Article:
Sur la plage à Trouville
toile (peinture à l’huile) H. 38 cm ; l. 46 cm (sans cadre) ; H. 52.3 cm ; l. 60 cm ; E. 9 cm ; VOLUM. 0,0282 (avec cadre)
Signé en bas à gauche: Claude Monet
legs Monet Michel (testateur) (1966 acquis)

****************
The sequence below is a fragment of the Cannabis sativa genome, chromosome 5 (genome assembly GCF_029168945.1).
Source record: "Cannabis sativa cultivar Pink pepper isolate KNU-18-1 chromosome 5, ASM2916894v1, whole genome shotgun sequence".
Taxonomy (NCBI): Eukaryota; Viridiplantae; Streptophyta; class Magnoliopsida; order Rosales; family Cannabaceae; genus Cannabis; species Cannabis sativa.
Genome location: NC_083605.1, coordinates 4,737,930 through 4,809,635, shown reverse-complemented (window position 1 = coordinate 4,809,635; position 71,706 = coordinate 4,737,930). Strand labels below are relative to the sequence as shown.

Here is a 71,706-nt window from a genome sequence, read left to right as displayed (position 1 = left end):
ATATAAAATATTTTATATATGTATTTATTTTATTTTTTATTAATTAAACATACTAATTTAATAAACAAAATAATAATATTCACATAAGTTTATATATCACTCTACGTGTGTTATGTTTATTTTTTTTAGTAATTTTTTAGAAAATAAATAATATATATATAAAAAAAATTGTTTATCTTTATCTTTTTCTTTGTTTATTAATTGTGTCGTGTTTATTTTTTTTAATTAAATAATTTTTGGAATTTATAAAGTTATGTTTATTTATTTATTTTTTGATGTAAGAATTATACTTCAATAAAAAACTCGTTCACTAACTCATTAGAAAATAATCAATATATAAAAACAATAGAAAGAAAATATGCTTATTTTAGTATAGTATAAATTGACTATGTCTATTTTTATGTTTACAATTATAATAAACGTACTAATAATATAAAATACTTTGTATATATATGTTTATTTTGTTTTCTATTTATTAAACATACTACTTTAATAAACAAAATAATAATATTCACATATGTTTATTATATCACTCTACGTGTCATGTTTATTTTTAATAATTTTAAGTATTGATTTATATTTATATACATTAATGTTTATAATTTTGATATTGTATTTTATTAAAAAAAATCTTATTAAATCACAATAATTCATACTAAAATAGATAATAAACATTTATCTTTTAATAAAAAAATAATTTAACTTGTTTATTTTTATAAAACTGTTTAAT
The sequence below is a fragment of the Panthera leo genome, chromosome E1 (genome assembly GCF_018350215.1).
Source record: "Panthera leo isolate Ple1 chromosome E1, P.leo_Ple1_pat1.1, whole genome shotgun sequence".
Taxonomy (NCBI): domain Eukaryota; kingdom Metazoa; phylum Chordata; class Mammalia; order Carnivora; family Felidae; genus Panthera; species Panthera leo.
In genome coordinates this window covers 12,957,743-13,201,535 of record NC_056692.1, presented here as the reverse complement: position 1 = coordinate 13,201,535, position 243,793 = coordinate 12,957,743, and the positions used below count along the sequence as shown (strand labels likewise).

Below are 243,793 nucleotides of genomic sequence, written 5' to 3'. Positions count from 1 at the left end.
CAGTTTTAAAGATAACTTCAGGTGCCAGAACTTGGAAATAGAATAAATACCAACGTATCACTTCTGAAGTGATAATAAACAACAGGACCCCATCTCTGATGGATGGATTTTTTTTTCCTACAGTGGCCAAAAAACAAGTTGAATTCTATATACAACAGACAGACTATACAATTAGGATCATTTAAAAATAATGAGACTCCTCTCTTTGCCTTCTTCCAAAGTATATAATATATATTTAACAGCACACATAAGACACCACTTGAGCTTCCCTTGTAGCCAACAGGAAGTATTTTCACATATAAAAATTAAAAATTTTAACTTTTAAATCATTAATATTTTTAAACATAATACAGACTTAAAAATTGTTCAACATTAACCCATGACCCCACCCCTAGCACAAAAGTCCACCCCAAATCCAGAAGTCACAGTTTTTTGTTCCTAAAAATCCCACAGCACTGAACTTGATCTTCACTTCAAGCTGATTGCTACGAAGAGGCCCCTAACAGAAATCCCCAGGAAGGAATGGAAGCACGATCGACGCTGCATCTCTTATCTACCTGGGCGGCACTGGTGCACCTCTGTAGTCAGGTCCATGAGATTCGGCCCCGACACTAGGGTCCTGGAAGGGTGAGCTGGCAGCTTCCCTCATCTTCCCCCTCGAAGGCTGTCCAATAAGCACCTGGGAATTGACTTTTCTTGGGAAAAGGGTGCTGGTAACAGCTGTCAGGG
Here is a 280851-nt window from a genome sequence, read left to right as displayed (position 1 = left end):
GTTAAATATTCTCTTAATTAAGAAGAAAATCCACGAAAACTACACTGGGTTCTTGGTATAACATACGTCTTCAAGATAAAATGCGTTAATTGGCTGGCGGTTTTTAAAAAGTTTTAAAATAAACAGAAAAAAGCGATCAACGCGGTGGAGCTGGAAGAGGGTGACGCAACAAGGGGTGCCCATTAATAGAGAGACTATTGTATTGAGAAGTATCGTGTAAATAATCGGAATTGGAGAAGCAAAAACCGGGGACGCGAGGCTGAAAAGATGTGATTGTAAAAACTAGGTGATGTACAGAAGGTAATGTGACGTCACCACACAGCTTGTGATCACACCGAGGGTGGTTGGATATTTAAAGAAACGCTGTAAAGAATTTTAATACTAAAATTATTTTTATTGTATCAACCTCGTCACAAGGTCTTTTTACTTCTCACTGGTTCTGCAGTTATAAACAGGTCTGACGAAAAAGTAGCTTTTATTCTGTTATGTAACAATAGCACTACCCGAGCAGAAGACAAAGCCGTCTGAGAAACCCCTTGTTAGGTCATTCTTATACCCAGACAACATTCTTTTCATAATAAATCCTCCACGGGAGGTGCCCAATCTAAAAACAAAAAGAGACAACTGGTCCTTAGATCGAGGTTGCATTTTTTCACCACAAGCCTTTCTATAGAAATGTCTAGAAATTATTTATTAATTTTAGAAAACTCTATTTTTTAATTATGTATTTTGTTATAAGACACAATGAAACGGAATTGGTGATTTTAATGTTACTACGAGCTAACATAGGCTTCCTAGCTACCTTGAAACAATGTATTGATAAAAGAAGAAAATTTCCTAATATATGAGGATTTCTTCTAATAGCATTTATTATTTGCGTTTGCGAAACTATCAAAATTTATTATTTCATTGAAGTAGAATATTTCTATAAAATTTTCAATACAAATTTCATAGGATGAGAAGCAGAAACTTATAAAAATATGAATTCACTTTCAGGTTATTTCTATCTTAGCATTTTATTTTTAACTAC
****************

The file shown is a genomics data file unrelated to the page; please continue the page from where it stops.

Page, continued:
In the summer of 1870, Claude Monet, his wife Camille Doncieux, and their first-born child, Jean, arrived in Trouville, a fashionable Second Empire seaside resort. There they met up with the painter Eugène Boudin, whose beach scenes were proving popular with art lovers. Hoping to emulate his success, Monet took up the theme and made it his own. Camille and her cousin posed for three small paintings, including On the Beach at Trouville. Compared to his teacher’s frieze-like compositions, Monet’s arrangement is more dynamic. The narrower focus on the seated women solidly anchors the foreground, while the diagonal of the water’s edge creates an effect of space and depth. In just a few brushstrokes, Monet sketches out the shapes without detailing them. The painter was interested above all in outdoor study and effects of light. Although the restrained, gray-dominated palette is typical of the artist’s early works, the freedom of the brushstrokes and speed of execution nonetheless make this small painting a milestone in the journey towards Impressionism.